Top 10 Ways to Manage Stress and How Internal Medicine Doctors Can Help
As a nation, we’re stressed out.
If you’re kept awake at night by anxiety or you’re experiencing stress-related high blood pressure, you’re not alone. As internal medicine doctors, we’ve seen firsthand the toll that stress can take on the body.
In fact, 3 out of 4 Americans have experienced at least one stress symptom in the last month.
Another 45 percent say stress causes them to be awake at night, 36 percent report nervousness or anxiety and 34 percent report stress-related fatigue, according to the American Psychological Association
It’s time to do something about that.
After all, mental health is important to your overall health. As internal medicine doctors, we believe in taking an approach to how all systems in your body work together. This is because what affects one area will likely influence another.
That’s why we understand that stress can be a killer. Literally.
If you don’t get help, you’re looking at possibly developing heart disease or even diabetes, according to information from the Mayo Clinic.
We’ll show you some of the devastating effects that stress has on your health after we review the following ways to help you manage stress in your everyday life.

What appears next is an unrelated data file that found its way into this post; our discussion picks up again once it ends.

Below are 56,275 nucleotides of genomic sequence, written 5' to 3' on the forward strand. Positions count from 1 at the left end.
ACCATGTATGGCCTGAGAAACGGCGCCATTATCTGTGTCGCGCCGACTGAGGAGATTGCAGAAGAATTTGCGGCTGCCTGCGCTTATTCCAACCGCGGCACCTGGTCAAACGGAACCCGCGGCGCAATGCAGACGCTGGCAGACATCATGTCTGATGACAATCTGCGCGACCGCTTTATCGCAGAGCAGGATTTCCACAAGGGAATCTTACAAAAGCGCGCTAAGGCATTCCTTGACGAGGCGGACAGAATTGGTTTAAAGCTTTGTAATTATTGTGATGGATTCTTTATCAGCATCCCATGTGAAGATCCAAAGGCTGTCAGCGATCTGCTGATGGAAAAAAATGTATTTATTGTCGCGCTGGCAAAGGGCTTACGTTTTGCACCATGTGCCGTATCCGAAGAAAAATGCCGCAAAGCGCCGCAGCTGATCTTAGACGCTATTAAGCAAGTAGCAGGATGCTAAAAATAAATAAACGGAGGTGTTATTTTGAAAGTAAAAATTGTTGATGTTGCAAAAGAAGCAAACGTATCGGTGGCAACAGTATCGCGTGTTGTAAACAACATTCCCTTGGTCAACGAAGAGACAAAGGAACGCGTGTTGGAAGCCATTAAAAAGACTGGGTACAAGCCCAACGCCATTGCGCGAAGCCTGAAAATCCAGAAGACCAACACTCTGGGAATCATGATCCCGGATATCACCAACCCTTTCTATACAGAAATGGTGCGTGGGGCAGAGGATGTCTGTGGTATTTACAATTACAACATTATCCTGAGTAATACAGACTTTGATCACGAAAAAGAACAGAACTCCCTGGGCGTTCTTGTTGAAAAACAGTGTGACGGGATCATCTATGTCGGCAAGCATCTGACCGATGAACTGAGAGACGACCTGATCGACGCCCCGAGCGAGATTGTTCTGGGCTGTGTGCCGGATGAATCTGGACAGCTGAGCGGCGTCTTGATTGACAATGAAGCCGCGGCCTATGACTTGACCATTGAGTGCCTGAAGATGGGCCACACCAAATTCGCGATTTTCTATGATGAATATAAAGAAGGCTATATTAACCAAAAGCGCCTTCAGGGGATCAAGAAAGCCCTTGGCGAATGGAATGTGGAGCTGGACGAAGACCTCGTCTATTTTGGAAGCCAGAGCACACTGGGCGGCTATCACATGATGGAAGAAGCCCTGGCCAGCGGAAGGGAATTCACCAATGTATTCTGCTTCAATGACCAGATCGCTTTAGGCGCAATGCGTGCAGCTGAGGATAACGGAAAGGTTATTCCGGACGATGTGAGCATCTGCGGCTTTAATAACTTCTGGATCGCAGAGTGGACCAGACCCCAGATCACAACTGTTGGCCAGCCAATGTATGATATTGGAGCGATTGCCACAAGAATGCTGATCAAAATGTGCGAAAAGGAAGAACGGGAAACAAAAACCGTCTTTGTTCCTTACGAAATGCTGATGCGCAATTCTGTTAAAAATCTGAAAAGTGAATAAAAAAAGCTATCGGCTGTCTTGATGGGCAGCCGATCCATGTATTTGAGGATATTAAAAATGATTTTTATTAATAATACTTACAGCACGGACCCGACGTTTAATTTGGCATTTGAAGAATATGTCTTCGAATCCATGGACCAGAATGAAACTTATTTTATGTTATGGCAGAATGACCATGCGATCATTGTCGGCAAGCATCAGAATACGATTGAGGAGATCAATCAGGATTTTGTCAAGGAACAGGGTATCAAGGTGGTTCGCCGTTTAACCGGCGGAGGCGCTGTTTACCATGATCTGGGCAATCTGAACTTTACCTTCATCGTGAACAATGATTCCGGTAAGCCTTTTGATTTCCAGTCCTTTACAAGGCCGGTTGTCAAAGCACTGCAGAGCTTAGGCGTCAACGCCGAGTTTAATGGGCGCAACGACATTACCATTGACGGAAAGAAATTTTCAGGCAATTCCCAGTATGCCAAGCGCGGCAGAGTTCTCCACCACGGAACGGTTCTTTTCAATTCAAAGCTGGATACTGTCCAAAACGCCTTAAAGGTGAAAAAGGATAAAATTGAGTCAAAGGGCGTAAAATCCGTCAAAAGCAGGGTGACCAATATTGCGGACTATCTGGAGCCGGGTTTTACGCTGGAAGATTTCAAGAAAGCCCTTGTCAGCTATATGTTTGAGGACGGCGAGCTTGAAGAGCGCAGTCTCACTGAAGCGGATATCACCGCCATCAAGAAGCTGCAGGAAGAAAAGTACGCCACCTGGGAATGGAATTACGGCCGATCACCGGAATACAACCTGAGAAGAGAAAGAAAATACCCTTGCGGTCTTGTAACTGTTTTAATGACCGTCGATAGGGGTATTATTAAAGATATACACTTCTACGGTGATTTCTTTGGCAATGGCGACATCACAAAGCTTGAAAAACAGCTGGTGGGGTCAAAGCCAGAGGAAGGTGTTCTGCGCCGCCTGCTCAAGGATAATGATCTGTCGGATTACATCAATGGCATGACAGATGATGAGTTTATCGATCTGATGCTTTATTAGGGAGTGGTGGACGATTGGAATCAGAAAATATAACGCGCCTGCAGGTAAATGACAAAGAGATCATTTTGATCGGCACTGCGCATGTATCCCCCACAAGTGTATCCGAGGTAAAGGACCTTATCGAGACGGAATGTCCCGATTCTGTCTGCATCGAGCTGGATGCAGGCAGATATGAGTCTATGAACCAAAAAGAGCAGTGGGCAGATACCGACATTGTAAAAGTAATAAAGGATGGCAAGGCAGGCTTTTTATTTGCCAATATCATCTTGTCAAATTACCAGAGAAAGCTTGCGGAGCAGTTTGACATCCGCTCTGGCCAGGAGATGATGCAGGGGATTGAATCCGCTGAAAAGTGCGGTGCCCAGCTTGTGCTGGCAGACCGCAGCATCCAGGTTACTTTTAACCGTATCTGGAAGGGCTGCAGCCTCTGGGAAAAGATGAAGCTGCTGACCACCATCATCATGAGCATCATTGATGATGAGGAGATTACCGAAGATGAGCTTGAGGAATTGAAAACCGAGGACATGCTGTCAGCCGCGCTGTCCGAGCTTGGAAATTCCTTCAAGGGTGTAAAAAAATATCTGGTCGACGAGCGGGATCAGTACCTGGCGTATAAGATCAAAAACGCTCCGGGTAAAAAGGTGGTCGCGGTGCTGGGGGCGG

Top 10 Ways to Manage Stress
It should come as no surprise that one of the best things for your body is also good for the mind as well. Exercise creates endorphins, which lift your mood. Exercise doesn’t have to mean intense workouts at the gym. Even something as simple as walking can have benefits.
We can help by suggesting an exercise routine that would work for you. Feel free to ask us! Many of us exercise regularly, and we’ll be glad to share our tips.
2. EAT HEALTHILY
There’s a reason that people reach for ice cream and not celery when depressed. While studies are still ongoing into the relationship between “comfort eating” and stress, researchers believe it has to do with how the sugar interacts with parts of the brain called the hippocampus, which is believed to be the center of emotion and memory.
It also impacts the level of cortisol, also called the “stress hormone,” according to information from Harvard Medical School.